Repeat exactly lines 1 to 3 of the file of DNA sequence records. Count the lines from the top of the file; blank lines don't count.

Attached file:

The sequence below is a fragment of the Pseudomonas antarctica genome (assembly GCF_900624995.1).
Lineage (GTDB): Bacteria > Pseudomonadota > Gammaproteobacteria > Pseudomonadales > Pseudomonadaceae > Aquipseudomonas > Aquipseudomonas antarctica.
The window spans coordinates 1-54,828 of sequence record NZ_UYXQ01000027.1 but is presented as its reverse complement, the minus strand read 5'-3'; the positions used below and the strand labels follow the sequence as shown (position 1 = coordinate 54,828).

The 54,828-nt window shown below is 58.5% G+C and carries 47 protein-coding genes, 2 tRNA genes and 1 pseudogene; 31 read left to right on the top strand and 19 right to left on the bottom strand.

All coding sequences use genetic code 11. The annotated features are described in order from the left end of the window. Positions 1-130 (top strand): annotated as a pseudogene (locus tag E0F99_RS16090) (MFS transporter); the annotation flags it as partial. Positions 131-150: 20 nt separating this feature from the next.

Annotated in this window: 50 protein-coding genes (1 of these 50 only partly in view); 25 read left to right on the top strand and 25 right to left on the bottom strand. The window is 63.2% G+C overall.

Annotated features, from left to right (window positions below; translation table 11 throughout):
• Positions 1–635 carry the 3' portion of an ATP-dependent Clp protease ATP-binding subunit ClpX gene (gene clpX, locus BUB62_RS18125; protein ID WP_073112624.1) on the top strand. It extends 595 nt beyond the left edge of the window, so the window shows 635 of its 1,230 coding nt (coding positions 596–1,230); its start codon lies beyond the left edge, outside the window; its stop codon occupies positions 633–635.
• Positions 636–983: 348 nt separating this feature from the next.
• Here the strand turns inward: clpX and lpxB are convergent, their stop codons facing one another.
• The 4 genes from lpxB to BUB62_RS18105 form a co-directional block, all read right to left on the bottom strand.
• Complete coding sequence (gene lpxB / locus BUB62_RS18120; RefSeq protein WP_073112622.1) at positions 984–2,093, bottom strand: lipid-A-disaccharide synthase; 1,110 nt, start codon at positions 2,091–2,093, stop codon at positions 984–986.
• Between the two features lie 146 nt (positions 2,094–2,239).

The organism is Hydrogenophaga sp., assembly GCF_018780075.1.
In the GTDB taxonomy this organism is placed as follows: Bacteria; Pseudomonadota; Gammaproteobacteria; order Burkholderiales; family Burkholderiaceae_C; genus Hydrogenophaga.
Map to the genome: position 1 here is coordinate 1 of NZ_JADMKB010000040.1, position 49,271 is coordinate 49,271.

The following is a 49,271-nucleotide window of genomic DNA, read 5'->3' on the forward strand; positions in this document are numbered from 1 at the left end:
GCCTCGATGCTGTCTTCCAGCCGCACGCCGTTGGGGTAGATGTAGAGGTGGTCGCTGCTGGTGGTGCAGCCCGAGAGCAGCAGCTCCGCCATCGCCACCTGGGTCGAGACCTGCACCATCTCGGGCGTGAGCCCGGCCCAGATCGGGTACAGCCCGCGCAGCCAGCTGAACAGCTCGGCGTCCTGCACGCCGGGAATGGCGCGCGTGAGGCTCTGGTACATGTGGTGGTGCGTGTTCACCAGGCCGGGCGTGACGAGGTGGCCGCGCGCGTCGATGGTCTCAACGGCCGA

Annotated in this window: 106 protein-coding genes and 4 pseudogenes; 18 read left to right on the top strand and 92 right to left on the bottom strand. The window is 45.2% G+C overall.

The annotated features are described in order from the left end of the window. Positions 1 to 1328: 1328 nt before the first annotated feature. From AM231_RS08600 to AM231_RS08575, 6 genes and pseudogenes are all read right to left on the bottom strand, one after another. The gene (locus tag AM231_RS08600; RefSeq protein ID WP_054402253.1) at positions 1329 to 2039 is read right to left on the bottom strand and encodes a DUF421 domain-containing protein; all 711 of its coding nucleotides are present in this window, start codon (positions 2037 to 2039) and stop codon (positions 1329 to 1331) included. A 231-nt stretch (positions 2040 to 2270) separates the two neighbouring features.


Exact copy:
The sequence below is a fragment of the Pseudomonas antarctica genome (assembly GCF_900624995.1).
Lineage (GTDB): Bacteria > Pseudomonadota > Gammaproteobacteria > Pseudomonadales > Pseudomonadaceae > Aquipseudomonas > Aquipseudomonas antarctica.
The window spans coordinates 1-54,828 of sequence record NZ_UYXQ01000027.1 but is presented as its reverse complement, the minus strand read 5'-3'; the positions used below and the strand labels follow the sequence as shown (position 1 = coordinate 54,828).